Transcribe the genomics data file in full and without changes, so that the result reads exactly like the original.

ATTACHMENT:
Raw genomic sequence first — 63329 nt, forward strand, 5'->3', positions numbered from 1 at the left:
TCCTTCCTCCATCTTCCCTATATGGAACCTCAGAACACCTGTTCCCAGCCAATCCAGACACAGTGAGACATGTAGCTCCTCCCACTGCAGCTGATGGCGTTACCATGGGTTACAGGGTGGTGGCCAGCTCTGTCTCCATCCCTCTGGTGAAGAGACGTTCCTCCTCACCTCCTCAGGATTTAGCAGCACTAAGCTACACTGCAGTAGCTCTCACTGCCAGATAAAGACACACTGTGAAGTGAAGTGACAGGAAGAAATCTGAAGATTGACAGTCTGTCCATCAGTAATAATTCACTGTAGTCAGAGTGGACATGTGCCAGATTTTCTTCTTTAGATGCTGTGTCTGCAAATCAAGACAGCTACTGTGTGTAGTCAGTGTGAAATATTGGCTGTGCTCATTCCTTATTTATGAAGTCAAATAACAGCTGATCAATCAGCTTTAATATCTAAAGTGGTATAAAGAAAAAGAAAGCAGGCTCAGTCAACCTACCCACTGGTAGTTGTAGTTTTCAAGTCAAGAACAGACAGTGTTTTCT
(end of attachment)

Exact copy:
Raw genomic sequence first — 63329 nt, forward strand, 5'->3', positions numbered from 1 at the left:
TCCTTCCTCCATCTTCCCTATATGGAACCTCAGAACACCTGTTCCCAGCCAATCCAGACACAGTGAGACATGTAGCTCCTCCCACTGCAGCTGATGGCGTTACCATGGGTTACAGGGTGGTGGCCAGCTCTGTCTCCATCCCTCTGGTGAAGAGACGTTCCTCCTCACCTCCTCAGGATTTAGCAGCACTAAGCTACACTGCAGTAGCTCTCACTGCCAGATAAAGACACACTGTGAAGTGAAGTGACAGGAAGAAATCTGAAGATTGACAGTCTGTCCATCAGTAATAATTCACTGTAGTCAGAGTGGACATGTGCCAGATTTTCTTCTTTAGATGCTGTGTCTGCAAATCAAGACAGCTACTGTGTGTAGTCAGTGTGAAATATTGGCTGTGCTCATTCCTTATTTATGAAGTCAAATAACAGCTGATCAATCAGCTTTAATATCTAAAGTGGTATAAAGAAAAAGAAAGCAGGCTCAGTCAACCTACCCACTGGTAGTTGTAGTTTTCAAGTCAAGAACAGACAGTGTTTTCT